Peripheral artery disease (PAD) is a relatively common condition that impairs blood circulation due to plaque build-up forming along artery walls. This reduces blood flow to your limbs and is often a sign that you're at risk of developing related conditions, such as atherosclerosis. Here's an overview of the causes, symptoms, diagnosis and treatment approach for PAD:
Causes And Symptoms
It's not always possible to determine why a person develops PAD, but there are some factors that are thought to increase your risk of developing this condition, such as smoking, high blood pressure, high cholesterol and obesity. Additionally, having a family history of PAD or other vascular conditions, such as strokes, can leave you more prone to developing this condition.
Symptoms of PAD include pain or cramping in one or more of your limbs during periods of activity, such as walking, and numb or cold feet during periods of rest. Cuts or sores on your feet may take longer to heal and the growth of your toenails and fingernails may slow down. Additionally, PAD can cause some men to develop erectile dysfunction.
Diagnosis And Treatment Approach
To diagnose PAD, your doctor will take details of your symptoms and carry out a thorough physical exam. Blood samples will be taken to check your cholesterol and to screen for underlying health conditions, such as diabetes. You will also be referred for an ultrasound, which will allow your doctor to see how your peripheral arteries are working and whether there are any sections that are narrowed or blocked.
Treatment for PAD focuses on preventing any further build-up of plaque in your arteries and improving your symptoms. Lifestyle changes often play a significant role in treating PAD, and you may be advised to stop smoking or to change your diet to reduce fat and sugar intake. You may be prescribed medication to lower your cholesterol or blood pressure, and a blood thinner may be prescribed to help keep your blood flowing well through narrowed arteries and reduce the risk of you developing a blood clot. In some cases, a procedure known as angioplasty may be recommended. This involves having the narrow sections of artery dilated with a small surgical balloon. Once the artery wall is stretched enough to allow for sufficient blood flow, a stent may be inserted into the dilated section of the artery to keep it open.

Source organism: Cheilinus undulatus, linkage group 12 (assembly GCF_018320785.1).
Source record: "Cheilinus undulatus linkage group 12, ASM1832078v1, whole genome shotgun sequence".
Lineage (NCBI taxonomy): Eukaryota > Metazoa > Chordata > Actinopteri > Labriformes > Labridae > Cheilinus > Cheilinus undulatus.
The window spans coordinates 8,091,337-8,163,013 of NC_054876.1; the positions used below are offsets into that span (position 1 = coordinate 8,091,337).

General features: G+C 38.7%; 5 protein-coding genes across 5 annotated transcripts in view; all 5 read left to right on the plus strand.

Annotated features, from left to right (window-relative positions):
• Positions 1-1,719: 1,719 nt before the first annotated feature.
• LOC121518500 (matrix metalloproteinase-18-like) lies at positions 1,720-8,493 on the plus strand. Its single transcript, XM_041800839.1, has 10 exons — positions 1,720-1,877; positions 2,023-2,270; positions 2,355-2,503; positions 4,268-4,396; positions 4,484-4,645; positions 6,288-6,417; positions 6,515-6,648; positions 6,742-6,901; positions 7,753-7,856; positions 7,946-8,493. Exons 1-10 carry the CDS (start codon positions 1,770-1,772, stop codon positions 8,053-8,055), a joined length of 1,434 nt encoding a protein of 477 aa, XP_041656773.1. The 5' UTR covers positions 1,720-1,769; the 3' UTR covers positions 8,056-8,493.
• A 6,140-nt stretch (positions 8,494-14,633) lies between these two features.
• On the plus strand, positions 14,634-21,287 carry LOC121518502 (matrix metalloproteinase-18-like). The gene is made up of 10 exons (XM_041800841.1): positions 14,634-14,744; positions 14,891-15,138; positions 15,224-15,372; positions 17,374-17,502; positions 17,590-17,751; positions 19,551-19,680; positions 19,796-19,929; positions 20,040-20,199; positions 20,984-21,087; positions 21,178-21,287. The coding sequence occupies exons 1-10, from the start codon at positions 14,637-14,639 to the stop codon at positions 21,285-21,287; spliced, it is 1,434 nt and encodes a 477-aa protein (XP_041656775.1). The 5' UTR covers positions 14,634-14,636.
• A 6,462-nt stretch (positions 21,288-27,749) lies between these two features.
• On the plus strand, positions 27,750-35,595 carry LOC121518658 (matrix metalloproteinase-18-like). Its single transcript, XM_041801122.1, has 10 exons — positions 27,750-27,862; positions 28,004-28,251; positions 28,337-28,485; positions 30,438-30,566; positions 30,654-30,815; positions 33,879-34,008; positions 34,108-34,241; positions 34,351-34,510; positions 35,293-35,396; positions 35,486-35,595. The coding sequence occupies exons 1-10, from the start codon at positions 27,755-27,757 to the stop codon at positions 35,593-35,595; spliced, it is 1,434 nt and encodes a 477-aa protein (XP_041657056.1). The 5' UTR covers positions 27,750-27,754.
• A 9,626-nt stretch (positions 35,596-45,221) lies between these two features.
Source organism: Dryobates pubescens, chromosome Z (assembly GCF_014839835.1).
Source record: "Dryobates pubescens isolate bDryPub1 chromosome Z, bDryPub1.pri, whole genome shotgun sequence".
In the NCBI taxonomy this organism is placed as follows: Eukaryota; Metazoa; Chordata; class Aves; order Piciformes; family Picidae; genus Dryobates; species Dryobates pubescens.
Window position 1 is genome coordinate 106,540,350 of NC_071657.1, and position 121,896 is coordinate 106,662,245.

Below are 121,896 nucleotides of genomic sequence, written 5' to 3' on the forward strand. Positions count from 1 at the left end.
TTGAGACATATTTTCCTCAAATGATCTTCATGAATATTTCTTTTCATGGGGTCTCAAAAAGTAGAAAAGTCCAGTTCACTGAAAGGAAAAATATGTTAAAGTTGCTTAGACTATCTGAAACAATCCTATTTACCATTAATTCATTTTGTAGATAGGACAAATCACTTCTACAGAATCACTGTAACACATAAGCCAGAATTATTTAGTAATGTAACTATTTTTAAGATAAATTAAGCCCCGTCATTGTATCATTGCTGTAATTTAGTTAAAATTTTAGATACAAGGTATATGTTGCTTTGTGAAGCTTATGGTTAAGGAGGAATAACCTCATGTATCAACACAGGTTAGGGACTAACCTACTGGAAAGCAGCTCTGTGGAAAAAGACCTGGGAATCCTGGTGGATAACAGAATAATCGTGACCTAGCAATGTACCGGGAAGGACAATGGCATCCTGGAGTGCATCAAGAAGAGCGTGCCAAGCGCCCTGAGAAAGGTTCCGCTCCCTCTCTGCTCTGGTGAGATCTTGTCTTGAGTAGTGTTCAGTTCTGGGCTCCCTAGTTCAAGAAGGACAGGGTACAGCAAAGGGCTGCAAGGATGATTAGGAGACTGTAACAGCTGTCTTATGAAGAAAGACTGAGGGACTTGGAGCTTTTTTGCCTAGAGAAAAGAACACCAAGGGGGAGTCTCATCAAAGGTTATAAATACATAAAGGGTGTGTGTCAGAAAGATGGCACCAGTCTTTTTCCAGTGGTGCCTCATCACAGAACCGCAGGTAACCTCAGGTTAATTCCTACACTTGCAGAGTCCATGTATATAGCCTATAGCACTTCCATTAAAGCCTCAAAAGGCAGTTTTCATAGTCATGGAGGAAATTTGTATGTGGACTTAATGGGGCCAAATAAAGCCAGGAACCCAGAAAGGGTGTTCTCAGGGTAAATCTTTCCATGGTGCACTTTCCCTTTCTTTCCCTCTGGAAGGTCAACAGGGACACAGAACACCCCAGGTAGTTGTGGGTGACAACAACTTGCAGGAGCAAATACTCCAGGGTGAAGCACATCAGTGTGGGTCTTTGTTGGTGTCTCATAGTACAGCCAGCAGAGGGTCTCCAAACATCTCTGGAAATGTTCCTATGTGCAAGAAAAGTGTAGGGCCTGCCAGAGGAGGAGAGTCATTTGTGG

If you have any symptoms associated with PAD, or if you have any concerns about your vascular health, schedule an appointment with your doctor right away.Share
27 February 2020
Thanks for visiting my health blog! My name's Caroline. A few years ago, I started to notice changes in my appearance. My hair was dull, my eyes were circled with dark rings, and my skin was looking like it used to when I was a teenager. When cosmetic treatments didn't fix things, I realised the problem wasn't on the outside of my body—it was on the inside! That's when I started researching how to keep myself healthy. To my surprise, improving my internal health really worked. A few years down the line, I feel and look better than ever, and I'm ready to share what I've learned with all of you.